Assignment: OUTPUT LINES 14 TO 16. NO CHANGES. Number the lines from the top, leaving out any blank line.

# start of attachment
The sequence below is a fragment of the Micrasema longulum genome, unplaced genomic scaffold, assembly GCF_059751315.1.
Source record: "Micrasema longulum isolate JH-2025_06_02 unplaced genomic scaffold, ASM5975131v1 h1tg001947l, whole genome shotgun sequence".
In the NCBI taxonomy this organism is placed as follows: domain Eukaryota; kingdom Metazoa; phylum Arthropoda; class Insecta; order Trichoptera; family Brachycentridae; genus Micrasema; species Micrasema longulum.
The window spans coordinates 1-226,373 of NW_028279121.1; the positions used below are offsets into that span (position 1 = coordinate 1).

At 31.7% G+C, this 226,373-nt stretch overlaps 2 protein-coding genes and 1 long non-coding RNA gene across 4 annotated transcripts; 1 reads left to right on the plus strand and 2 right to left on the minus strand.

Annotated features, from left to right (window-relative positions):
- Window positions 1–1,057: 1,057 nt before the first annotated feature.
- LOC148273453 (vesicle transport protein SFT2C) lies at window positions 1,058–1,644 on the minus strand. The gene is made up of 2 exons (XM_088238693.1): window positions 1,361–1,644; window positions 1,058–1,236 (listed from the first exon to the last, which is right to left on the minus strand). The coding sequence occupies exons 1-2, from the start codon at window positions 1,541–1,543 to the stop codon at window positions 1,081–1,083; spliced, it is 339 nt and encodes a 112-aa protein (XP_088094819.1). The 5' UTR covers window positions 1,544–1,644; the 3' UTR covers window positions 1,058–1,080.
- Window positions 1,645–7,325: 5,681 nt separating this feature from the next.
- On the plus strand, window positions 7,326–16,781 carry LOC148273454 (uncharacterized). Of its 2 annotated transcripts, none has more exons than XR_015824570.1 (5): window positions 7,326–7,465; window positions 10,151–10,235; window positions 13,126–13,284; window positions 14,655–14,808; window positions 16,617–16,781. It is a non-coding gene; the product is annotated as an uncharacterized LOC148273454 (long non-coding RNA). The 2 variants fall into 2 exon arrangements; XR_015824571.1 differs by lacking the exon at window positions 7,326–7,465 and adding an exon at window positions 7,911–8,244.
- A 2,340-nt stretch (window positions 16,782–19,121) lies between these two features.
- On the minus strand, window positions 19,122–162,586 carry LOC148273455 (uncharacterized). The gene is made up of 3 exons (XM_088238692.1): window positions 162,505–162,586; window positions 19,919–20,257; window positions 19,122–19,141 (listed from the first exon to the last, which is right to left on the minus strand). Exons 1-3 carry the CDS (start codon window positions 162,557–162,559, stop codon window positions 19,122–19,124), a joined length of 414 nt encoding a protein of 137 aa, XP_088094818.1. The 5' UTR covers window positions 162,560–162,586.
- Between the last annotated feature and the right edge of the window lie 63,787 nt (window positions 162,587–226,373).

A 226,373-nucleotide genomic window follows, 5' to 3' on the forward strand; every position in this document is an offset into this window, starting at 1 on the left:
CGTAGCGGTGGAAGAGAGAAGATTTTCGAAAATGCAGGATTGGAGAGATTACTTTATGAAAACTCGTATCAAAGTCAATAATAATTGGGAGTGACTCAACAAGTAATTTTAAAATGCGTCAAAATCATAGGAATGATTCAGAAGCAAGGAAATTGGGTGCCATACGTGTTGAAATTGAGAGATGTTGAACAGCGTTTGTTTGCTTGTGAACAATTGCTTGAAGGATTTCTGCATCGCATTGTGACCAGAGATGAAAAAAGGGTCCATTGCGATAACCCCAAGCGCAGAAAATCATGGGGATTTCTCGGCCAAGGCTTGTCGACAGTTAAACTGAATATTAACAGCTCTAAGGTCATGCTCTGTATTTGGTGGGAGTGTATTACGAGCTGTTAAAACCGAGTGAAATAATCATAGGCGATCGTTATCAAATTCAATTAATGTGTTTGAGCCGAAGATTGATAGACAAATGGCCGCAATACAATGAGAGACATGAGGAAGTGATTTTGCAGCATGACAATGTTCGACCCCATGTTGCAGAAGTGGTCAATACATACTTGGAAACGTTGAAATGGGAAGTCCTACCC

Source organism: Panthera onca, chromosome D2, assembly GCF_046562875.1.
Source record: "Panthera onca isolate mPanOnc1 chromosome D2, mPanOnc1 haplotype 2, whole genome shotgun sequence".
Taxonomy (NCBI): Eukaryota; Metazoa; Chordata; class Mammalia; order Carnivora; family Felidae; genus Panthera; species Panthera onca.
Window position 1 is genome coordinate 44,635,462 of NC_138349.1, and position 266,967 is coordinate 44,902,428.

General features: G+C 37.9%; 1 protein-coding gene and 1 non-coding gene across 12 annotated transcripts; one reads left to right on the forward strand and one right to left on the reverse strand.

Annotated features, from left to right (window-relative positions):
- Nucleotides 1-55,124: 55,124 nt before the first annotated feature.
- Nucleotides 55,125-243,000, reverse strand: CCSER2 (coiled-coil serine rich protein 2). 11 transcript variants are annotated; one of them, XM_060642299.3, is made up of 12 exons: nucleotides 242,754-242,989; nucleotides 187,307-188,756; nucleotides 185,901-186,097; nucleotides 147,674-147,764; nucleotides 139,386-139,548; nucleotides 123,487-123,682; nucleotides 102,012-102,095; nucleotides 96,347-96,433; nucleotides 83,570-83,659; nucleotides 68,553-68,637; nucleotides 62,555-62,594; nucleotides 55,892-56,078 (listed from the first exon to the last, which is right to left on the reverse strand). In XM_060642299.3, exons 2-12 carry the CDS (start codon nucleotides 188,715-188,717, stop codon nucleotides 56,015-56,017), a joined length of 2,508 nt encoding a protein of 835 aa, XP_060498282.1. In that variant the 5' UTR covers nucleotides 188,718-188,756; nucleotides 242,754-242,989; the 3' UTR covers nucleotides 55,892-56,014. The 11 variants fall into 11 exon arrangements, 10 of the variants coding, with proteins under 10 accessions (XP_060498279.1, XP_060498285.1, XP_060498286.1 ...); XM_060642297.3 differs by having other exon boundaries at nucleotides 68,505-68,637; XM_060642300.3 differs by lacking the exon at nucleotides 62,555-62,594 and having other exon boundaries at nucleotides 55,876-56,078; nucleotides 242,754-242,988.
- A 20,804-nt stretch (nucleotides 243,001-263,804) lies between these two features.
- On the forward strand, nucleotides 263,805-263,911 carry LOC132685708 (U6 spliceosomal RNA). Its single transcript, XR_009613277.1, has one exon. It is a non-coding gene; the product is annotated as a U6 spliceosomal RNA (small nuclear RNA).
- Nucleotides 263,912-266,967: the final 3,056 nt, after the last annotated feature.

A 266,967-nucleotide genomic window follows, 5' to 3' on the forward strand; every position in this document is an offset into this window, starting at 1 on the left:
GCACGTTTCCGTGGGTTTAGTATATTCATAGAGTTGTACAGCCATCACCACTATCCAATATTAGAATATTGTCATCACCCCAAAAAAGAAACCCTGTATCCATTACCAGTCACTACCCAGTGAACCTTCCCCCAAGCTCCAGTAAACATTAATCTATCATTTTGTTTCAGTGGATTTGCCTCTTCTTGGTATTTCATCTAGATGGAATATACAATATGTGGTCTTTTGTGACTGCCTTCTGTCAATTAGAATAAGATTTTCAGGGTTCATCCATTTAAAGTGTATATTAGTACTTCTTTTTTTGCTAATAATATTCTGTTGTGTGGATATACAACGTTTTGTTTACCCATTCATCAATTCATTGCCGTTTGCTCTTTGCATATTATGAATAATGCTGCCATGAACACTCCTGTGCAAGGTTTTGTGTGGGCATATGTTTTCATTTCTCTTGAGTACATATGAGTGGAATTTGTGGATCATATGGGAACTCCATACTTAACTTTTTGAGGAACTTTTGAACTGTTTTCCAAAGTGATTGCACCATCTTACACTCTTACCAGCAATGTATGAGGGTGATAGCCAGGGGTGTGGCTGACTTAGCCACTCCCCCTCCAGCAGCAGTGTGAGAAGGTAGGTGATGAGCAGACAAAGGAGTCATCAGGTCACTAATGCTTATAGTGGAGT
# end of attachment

A 226,373-nucleotide genomic window follows, 5' to 3' on the forward strand; every position in this document is an offset into this window, starting at 1 on the left:
CGTAGCGGTGGAAGAGAGAAGATTTTCGAAAATGCAGGATTGGAGAGATTACTTTATGAAAACTCGTATCAAAGTCAATAATAATTGGGAGTGACTCAACAAGTAATTTTAAAATGCGTCAAAATCATAGGAATGATTCAGAAGCAAGGAAATTGGGTGCCATACGTGTTGAAATTGAGAGATGTTGAACAGCGTTTGTTTGCTTGTGAACAATTGCTTGAAGGATTTCTGCATCGCATTGTGACCAGAGATGAAAAAAGGGTCCATTGCGATAACCCCAAGCGCAGAAAATCATGGGGATTTCTCGGCCAAGGCTTGTCGACAGTTAAACTGAATATTAACAGCTCTAAGGTCATGCTCTGTATTTGGTGGGAGTGTATTACGAGCTGTTAAAACCGAGTGAAATAATCATAGGCGATCGTTATCAAATTCAATTAATGTGTTTGAGCCGAAGATTGATAGACAAATGGCCGCAATACAATGAGAGACATGAGGAAGTGATTTTGCAGCATGACAATGTTCGACCCCATGTTGCAGAAGTGGTCAATACATACTTGGAAACGTTGAAATGGGAAGTCCTACCC

Source organism: Panthera onca, chromosome D2, assembly GCF_046562875.1.